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In the recent past, advances have been made in the attempt to utilize composite materials as components in protective structures such as those employed by the Air Force to secure critical military assets. In such applications, where lightweight materials that exhibit large levels of energy absorption and high strength/stiffness characteristics are desirable, composite sandwich constructions offer an attractive solution.
In an attempt to evaluate the suitability of certain sandwich structures for use in force protection applications, several sandwich constructions with somewhat novel core materials were identified. A group of thermoplastic core materials have been developed that possess features of both a dense elastic solid and a foam type material. This class of core materials incorporates sloping cell walls, rather than the traditional parallel cell wall structure present in, say, a regular aluminum honeycomb. This feature, along with the increased surface area connectivity present between cells (produced by the forming process used to create the core materials) integrates surrounding cells into what may be described as an enhanced hexagonal single unit cell structure.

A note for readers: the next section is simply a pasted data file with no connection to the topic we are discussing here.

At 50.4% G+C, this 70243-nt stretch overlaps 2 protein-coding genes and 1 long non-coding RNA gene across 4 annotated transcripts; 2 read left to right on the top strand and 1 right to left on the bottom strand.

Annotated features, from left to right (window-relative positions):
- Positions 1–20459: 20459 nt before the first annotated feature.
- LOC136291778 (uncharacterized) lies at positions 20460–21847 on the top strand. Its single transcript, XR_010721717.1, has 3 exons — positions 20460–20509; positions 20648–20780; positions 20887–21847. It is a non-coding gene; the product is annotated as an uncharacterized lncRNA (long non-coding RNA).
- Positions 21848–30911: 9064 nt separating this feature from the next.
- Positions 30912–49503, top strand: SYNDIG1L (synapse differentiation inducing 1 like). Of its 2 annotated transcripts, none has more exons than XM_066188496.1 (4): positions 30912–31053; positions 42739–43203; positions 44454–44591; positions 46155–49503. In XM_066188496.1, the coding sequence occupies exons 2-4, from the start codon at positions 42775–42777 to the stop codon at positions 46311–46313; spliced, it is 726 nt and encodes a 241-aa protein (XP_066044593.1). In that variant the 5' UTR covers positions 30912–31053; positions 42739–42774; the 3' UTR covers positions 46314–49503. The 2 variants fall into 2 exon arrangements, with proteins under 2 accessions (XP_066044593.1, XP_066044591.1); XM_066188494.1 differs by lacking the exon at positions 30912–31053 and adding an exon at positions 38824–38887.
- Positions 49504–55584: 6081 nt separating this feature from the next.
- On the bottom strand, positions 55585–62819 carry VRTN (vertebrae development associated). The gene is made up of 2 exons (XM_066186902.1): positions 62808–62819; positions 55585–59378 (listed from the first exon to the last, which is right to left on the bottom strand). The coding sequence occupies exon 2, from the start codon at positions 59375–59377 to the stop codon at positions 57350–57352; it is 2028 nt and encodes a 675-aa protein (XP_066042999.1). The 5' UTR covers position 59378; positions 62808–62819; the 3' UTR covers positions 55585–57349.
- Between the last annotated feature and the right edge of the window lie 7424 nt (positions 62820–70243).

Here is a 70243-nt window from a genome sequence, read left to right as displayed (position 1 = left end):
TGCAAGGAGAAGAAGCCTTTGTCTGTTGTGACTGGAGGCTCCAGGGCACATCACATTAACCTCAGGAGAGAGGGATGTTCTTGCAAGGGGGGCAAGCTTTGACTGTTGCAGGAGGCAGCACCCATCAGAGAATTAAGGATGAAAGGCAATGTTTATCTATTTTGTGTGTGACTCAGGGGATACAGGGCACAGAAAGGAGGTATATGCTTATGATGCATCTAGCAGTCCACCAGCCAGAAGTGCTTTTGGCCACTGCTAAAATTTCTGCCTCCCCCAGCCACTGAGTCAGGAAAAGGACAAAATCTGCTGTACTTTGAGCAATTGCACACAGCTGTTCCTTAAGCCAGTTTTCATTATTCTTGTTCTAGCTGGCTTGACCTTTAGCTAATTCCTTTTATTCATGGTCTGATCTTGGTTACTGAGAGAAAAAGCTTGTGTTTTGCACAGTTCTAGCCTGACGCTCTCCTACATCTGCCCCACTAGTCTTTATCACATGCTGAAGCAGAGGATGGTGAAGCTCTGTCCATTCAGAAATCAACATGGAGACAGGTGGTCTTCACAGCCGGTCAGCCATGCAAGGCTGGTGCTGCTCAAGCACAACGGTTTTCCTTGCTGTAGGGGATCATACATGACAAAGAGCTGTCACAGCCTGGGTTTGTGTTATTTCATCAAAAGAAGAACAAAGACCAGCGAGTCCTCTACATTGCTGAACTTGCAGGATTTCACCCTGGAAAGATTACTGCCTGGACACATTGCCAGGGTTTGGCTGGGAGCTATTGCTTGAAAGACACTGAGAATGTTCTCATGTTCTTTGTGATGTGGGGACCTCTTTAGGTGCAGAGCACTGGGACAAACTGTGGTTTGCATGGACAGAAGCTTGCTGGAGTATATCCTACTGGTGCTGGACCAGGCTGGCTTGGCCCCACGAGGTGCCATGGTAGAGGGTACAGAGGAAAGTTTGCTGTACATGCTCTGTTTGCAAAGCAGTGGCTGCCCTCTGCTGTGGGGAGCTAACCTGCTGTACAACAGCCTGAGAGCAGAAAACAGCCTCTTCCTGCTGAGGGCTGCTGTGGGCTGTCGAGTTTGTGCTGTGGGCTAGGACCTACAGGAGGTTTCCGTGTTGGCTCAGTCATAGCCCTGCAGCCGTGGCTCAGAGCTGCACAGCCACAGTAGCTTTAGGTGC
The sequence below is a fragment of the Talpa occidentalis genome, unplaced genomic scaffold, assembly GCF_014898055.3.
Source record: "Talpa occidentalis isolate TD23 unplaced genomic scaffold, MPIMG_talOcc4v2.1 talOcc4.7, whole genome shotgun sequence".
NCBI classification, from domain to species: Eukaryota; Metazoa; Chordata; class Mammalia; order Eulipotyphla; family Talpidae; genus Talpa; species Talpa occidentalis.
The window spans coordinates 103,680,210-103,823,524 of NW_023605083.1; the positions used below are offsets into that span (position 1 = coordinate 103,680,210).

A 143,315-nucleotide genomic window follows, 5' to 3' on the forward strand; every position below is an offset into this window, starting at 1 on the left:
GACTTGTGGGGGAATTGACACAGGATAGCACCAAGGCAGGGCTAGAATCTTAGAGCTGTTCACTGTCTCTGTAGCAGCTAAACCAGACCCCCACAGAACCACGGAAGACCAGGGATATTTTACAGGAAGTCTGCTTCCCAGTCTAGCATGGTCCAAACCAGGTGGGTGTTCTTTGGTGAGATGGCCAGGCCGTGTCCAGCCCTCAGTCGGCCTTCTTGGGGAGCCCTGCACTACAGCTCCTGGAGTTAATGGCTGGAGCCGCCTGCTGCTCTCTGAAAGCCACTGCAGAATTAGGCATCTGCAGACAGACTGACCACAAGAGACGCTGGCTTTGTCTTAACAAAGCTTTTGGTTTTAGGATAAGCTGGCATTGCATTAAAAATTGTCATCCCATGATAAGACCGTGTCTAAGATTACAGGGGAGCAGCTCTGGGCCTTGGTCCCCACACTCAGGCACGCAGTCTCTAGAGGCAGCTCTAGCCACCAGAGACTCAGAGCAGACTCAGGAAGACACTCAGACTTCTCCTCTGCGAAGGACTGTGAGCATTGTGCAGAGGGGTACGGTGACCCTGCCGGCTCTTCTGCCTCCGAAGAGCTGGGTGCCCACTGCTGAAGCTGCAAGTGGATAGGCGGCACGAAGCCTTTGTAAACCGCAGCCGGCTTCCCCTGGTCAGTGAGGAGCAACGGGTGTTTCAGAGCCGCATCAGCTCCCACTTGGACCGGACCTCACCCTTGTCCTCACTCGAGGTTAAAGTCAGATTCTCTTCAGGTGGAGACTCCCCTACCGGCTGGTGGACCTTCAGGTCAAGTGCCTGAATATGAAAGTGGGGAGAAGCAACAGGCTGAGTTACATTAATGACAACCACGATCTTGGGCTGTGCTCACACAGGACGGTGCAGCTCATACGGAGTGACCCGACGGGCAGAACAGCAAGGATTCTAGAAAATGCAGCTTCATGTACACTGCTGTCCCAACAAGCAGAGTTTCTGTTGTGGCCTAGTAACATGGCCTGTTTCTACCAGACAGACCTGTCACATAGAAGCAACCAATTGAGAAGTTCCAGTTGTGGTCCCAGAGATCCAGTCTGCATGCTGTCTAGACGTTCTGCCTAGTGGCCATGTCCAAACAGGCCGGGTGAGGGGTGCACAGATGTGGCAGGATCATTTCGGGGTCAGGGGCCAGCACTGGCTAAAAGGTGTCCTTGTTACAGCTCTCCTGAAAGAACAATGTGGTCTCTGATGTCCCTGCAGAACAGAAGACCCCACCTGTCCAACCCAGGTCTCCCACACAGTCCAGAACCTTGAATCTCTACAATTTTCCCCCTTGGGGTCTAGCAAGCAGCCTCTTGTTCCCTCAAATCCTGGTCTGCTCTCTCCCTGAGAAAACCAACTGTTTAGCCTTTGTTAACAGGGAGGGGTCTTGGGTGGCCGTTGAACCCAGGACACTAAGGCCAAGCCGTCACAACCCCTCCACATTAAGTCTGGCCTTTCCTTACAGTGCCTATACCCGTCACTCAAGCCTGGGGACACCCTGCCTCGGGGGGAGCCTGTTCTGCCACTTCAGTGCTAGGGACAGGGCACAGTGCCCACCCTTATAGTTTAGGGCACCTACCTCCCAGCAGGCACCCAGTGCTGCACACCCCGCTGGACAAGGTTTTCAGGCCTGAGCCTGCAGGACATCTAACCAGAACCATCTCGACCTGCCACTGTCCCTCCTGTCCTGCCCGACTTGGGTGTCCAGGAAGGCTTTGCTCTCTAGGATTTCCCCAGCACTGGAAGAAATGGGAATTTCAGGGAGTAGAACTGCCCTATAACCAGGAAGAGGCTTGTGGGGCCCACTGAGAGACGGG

To develop a preliminary understanding of the response of these enhanced cellular materials to the various loading regimes that could be encountered in a protective structure, a series of static and dynamic tests were conducted at Tyndall Air Force Base. A complete description of the novel core materials, as well as the results of the static and dynamic tests, will be presented in this paper.